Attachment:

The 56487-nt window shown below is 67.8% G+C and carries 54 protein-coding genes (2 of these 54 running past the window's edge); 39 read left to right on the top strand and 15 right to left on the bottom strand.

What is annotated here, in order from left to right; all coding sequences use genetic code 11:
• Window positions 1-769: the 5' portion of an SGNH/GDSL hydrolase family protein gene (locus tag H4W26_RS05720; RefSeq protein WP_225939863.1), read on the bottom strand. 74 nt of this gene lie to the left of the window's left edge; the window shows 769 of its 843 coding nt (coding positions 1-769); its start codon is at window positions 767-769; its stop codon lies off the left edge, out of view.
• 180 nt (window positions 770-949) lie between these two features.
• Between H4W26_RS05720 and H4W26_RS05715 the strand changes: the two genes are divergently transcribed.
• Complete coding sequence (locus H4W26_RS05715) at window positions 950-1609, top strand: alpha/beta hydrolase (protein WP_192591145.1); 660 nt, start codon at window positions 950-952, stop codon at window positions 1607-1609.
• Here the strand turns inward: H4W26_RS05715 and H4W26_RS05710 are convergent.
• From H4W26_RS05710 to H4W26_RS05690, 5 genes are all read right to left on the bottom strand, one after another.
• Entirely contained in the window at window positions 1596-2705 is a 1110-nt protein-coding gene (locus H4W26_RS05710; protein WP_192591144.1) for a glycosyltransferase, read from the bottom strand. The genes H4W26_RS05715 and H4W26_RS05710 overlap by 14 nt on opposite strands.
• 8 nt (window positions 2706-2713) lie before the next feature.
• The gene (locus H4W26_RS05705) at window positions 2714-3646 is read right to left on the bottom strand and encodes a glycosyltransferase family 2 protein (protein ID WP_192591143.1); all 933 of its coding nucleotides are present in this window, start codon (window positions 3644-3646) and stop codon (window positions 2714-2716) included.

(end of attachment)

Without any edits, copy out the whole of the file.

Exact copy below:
The 56487-nt window shown below is 67.8% G+C and carries 54 protein-coding genes (2 of these 54 running past the window's edge); 39 read left to right on the top strand and 15 right to left on the bottom strand.

What is annotated here, in order from left to right; all coding sequences use genetic code 11:
• Window positions 1-769: the 5' portion of an SGNH/GDSL hydrolase family protein gene (locus tag H4W26_RS05720; RefSeq protein WP_225939863.1), read on the bottom strand. 74 nt of this gene lie to the left of the window's left edge; the window shows 769 of its 843 coding nt (coding positions 1-769); its start codon is at window positions 767-769; its stop codon lies off the left edge, out of view.
• 180 nt (window positions 770-949) lie between these two features.
• Between H4W26_RS05720 and H4W26_RS05715 the strand changes: the two genes are divergently transcribed.
• Complete coding sequence (locus H4W26_RS05715) at window positions 950-1609, top strand: alpha/beta hydrolase (protein WP_192591145.1); 660 nt, start codon at window positions 950-952, stop codon at window positions 1607-1609.
• Here the strand turns inward: H4W26_RS05715 and H4W26_RS05710 are convergent.
• From H4W26_RS05710 to H4W26_RS05690, 5 genes are all read right to left on the bottom strand, one after another.
• Entirely contained in the window at window positions 1596-2705 is a 1110-nt protein-coding gene (locus H4W26_RS05710; protein WP_192591144.1) for a glycosyltransferase, read from the bottom strand. The genes H4W26_RS05715 and H4W26_RS05710 overlap by 14 nt on opposite strands.
• 8 nt (window positions 2706-2713) lie before the next feature.
• The gene (locus H4W26_RS05705) at window positions 2714-3646 is read right to left on the bottom strand and encodes a glycosyltransferase family 2 protein (protein ID WP_192591143.1); all 933 of its coding nucleotides are present in this window, start codon (window positions 3644-3646) and stop codon (window positions 2714-2716) included.